It's virtually impossible to go for more than 24 hours without reading a story about another major company having an IT security issue. In theory, new networking technologies should be created with security at the forefront of their design - but is this always the case?
Here, we'll take a look at SD WAN; what it is, how it works, and whether or not it's a company network addition that's going to help or hinder your company's digital security efforts.
What is SD WAN?
A Software-defined Wide Area Network (SD WAN) is a type of virtual WAN architecture that lets businesses control their network devices in a way that allows for data transmission across a range of connections.
Those connection typically include MPLS systems, cellular connections, and broadband internet circuits. SD WAN securely connections users to the applications they're trying to access.
The real magic of SD WAN occurs centrally though. In effect, SD WAN is a network overlay that allows centralized control of all network devices. With this in mind, there's huge scope for freeing up IT team resources - especially if it means your engineers don't have to hit the road every time there's a device issue.
What are the security implications of SD WAN?
While there are obviously some benefits attached to the flexibility that would come from routing your data through a variety of connections as opposed to a structured, MPLS VPN, it's questionable whether the performance improvements would warrant any security headaches.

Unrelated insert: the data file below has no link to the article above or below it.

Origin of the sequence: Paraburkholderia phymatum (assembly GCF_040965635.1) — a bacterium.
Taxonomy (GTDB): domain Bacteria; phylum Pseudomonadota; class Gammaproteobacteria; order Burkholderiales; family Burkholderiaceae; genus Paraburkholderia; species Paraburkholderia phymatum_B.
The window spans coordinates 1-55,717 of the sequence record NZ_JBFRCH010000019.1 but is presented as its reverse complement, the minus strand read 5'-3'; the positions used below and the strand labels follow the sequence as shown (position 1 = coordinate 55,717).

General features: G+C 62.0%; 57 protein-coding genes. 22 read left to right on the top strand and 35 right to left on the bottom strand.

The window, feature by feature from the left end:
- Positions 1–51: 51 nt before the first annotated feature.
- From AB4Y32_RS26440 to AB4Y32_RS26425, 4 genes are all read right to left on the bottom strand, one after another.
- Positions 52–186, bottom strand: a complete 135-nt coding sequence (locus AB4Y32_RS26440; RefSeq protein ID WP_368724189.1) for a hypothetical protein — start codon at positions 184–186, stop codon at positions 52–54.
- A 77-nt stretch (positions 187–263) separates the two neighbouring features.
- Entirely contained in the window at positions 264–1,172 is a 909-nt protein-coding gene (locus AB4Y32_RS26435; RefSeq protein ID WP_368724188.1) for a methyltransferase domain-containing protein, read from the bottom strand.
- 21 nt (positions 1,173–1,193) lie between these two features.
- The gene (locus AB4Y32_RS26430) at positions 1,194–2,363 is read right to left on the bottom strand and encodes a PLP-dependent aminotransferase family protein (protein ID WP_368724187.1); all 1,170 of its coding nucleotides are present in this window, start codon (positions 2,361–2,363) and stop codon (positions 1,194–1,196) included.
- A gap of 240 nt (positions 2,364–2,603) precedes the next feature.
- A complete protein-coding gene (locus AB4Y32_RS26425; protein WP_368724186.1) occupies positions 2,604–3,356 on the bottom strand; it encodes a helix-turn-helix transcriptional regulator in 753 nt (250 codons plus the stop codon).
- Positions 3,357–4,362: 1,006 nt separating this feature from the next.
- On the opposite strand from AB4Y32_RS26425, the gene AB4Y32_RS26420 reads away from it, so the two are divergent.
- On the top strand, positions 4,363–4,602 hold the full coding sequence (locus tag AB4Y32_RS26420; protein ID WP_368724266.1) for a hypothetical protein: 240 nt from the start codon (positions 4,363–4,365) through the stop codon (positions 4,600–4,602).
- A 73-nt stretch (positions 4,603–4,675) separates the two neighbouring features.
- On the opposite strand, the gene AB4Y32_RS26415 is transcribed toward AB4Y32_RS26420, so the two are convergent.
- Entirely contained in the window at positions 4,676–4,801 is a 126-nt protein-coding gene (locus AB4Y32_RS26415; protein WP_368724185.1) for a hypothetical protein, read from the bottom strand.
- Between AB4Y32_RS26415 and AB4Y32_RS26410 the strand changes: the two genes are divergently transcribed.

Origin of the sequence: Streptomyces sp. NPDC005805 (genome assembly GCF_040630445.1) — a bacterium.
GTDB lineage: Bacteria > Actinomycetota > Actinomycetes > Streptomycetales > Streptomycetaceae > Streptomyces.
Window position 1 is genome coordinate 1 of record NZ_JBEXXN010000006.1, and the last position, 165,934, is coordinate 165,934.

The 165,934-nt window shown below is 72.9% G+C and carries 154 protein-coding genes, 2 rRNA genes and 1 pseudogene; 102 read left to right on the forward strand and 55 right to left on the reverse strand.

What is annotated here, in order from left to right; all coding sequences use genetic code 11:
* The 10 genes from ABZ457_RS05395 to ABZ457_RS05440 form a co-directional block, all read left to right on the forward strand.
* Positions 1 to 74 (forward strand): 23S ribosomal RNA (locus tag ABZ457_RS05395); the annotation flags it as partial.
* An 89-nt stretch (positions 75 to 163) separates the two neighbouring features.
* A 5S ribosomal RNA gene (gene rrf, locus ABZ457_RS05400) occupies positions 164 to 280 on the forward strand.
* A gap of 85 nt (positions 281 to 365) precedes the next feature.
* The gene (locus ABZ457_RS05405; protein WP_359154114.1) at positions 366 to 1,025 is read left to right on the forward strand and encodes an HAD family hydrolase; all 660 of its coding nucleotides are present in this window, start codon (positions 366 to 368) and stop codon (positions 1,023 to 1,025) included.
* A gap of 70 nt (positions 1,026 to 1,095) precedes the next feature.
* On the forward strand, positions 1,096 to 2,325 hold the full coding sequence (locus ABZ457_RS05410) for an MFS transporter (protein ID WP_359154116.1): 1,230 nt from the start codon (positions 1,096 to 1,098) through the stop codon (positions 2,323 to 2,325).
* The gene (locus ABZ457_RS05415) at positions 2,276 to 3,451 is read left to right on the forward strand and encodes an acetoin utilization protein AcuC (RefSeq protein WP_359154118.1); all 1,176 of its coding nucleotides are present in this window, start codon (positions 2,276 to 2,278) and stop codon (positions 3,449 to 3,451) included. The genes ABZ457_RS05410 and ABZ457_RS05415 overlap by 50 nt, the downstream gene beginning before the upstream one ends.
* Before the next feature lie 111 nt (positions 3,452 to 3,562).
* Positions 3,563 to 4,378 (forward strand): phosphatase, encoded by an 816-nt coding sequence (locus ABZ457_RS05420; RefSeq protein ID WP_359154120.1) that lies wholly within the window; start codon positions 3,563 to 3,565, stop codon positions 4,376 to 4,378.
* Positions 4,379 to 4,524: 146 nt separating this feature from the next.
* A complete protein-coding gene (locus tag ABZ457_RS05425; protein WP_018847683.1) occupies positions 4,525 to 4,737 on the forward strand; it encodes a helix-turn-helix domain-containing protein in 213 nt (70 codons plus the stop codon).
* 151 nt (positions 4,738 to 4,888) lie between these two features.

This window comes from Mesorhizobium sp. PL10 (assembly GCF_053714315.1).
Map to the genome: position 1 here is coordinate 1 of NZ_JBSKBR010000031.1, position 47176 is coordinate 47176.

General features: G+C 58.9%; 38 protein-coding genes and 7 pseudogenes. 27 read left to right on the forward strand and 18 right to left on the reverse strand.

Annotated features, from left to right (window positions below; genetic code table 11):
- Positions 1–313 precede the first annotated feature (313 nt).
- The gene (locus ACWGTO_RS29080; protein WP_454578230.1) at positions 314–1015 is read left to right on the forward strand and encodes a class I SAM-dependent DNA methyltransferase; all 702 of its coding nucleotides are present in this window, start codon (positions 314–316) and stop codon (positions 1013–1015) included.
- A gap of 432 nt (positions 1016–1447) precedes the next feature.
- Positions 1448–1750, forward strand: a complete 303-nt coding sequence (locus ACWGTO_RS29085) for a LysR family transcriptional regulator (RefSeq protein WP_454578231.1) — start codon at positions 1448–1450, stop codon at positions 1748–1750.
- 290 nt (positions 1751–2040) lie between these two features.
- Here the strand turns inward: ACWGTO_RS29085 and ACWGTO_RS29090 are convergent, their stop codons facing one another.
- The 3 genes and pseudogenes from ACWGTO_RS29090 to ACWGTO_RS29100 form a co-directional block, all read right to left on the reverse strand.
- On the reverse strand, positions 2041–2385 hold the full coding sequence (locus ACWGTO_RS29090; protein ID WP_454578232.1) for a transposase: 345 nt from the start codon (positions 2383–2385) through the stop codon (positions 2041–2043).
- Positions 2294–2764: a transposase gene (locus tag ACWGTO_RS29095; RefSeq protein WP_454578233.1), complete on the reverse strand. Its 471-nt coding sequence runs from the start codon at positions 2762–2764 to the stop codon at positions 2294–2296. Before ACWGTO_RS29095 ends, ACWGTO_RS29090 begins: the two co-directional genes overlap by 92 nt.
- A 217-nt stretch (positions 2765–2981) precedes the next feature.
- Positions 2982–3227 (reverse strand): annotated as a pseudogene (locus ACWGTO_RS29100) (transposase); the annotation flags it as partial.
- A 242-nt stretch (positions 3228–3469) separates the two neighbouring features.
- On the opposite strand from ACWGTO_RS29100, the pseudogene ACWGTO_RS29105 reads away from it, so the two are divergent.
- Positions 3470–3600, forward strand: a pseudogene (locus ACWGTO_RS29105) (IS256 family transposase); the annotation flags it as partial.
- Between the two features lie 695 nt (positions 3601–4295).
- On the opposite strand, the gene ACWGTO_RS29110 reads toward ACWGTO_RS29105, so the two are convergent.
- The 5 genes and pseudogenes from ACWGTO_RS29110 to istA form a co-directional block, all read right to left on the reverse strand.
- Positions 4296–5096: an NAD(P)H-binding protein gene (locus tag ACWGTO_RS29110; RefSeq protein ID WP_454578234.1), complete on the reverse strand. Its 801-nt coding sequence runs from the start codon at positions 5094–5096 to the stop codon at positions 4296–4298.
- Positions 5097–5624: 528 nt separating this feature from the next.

The truth is, security is only likely to be a risk if an SD WAN system is deployed ineffectively. There are no industry standards for a software-defined wide area network - so there's no standardized best practice that you would expect to deliver a flawless security solution.
The early-adopters of SD WAN were primarily concerned with transportation methods and speed. In fact, the real desire was initially to move away from MPLS and lean towards a combination of MPLS and broadband for greater flexibility. Now SD WAN has moved into the mainstream, there's a greater focus on security - especially with businesses who operate branches of their business serviced by cloud-based applications.
Perhaps one of the major concerns for SD WAN systems is that the security systems that have previously been absolutely adequate for WANs are no longer suitable to keep an SD WAN safe. This is especially the case for security solutions that don't look beyond the first connection.
Market analysis shows that of the providers who are offer SD WAN solutions, less than 10% are offering an integrated security strategy. With this in mind, it's almost certainly going to be prudent to opt for using a managed provider with a detailed knowledge of SD WAN design and security.
Working with a trustworthy network service provider
Assuming you decide to use an experienced managed service provider to design and implement your SD WAN, security is almost certainly going to boil down to the quality of their service and their expertise.